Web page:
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Visualizing spatial interaction characteristics with direction-based pattern maps

  • Xin Yao
  • Lun Wu
  • Di Zhu
  • Yong Gao
  • Yu Liu
Regular Paper

Abstract

In the era of big data, large amounts of detailed spatial interaction data are readily available due to the increasing pervasiveness of location-aware devices and techniques. Such data are often applied in the research of spatial structures, land use characteristics, and human activity regularities. However, visualizing such data on maps is a great challenge. Existing approaches either encounter overlapping and intersection problems, which may cause information loss or distortion, or are unable to present interaction characteristics. Consequently, the functional and positional features of places and human mobility trends are not fully demonstrated. We propose direction-based pattern maps, a new visualization method to display the spatial interaction pattern of every place by aggregating spatial interaction data in cardinal directions. This approach can well represent local interaction characteristics and is applicable to different spatial scales. Owing to regular hexagonal tessellations, it can avoid cluttering problems and maintain a geographical context. A case study using Beijing taxi trip data is conducted to validate the usefulness of our approach.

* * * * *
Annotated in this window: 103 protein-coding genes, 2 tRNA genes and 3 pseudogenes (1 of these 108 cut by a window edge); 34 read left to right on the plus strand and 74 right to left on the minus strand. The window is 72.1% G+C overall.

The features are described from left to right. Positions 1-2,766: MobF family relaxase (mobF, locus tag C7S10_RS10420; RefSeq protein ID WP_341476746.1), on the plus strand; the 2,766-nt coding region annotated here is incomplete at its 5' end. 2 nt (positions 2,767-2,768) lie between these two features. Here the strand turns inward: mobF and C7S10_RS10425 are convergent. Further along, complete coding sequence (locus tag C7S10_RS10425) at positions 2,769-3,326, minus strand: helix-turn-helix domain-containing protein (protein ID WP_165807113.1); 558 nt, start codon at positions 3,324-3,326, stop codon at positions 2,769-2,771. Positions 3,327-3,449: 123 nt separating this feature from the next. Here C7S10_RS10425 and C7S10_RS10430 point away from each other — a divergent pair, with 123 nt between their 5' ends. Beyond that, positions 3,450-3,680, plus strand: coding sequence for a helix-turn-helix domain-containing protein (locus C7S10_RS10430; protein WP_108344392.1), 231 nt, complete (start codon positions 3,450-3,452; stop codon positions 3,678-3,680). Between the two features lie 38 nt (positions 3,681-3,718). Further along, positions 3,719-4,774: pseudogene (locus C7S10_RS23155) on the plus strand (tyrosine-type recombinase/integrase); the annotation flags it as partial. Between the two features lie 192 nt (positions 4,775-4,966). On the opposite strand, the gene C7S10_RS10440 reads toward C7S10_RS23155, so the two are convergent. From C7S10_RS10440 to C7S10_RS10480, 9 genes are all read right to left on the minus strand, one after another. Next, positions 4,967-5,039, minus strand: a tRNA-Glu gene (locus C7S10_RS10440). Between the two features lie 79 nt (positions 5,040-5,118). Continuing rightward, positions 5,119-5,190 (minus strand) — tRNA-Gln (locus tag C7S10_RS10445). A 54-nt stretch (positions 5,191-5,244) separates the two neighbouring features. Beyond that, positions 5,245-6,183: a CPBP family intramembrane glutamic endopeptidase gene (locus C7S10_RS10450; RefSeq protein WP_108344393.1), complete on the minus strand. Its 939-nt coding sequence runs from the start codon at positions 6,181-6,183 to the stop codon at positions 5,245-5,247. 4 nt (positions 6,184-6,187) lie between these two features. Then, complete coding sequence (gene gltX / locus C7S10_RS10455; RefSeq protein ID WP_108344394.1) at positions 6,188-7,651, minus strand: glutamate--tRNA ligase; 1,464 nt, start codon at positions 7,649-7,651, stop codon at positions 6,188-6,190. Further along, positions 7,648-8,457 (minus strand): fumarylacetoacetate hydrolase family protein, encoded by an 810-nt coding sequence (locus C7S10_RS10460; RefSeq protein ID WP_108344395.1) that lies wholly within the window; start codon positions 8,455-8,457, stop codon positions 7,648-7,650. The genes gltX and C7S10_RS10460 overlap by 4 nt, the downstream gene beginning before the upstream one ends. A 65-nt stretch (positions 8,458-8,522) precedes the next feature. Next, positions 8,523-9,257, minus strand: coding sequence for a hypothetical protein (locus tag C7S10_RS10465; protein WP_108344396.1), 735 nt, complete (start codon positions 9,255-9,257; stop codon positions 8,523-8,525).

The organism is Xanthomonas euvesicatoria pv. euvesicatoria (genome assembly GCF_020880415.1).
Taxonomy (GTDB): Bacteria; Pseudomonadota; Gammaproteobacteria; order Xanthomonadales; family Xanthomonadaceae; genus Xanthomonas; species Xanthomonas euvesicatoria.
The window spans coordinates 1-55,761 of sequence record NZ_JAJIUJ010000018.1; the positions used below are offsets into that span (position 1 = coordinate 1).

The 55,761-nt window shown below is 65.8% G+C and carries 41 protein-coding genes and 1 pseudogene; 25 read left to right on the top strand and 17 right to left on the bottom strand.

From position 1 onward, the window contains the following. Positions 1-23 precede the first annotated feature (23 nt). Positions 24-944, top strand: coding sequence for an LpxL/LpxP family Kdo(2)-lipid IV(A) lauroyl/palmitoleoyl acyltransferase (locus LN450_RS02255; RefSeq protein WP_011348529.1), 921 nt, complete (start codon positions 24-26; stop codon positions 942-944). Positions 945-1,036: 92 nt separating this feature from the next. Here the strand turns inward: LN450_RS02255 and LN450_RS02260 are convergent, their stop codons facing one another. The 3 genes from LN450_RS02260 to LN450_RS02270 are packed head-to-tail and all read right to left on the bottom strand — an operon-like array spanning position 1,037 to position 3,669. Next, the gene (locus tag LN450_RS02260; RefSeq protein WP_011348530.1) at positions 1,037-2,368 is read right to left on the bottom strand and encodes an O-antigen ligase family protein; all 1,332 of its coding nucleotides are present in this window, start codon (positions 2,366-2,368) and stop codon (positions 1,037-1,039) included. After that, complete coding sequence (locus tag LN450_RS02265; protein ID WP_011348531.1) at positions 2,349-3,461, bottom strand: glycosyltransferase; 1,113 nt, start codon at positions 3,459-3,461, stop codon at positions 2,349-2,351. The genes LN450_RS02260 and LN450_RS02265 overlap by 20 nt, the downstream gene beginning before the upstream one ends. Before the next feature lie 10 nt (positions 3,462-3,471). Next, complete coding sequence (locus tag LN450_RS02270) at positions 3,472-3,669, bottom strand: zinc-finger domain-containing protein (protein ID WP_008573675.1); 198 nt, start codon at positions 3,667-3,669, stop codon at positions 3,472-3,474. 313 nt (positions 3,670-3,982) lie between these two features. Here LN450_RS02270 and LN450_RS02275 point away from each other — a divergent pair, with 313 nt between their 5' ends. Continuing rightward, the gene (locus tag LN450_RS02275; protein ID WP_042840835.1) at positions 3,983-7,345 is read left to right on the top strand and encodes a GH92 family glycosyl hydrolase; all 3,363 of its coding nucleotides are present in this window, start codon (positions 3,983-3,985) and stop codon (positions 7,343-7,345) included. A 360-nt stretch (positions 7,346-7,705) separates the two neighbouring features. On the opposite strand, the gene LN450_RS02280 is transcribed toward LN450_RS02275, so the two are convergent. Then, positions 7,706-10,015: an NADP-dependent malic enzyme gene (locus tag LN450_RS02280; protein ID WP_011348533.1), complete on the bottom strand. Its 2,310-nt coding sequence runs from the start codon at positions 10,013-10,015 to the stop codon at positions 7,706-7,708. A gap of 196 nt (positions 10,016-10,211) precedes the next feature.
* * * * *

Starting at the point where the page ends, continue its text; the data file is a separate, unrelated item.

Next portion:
Graphical Abstract

Keywords

Spatial interaction Geovisualization Data abstraction Spatial pattern 

Notes

Acknowledgements

This research was supported by the National Natural Science Foundation of China (Grant Nos. 41830645, 41625003, and 41771425), the National Key R&D Program of China (Grant No. 2017YFB0503602), and the Open Funding Project of State Key Laboratory of Virtual Reality Technology and Systems (Grant No. 011177220010020).

Supplementary material

12650_2018_543_MOESM1_ESM.mp4 (12.7 mb)
Supplementary material 1 (MP4 12999 kb)
12650_2018_543_MOESM2_ESM.txt (1 kb)
Supplementary material 2 (TXT 0 kb)

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Copyright information

© The Visualization Society of Japan 2019

Authors and Affiliations

  1. 1.Institute of Remote Sensing and Geographical Information Systems, School of Earth and Space SciencesPeking UniversityBeijingPeople’s Republic of China

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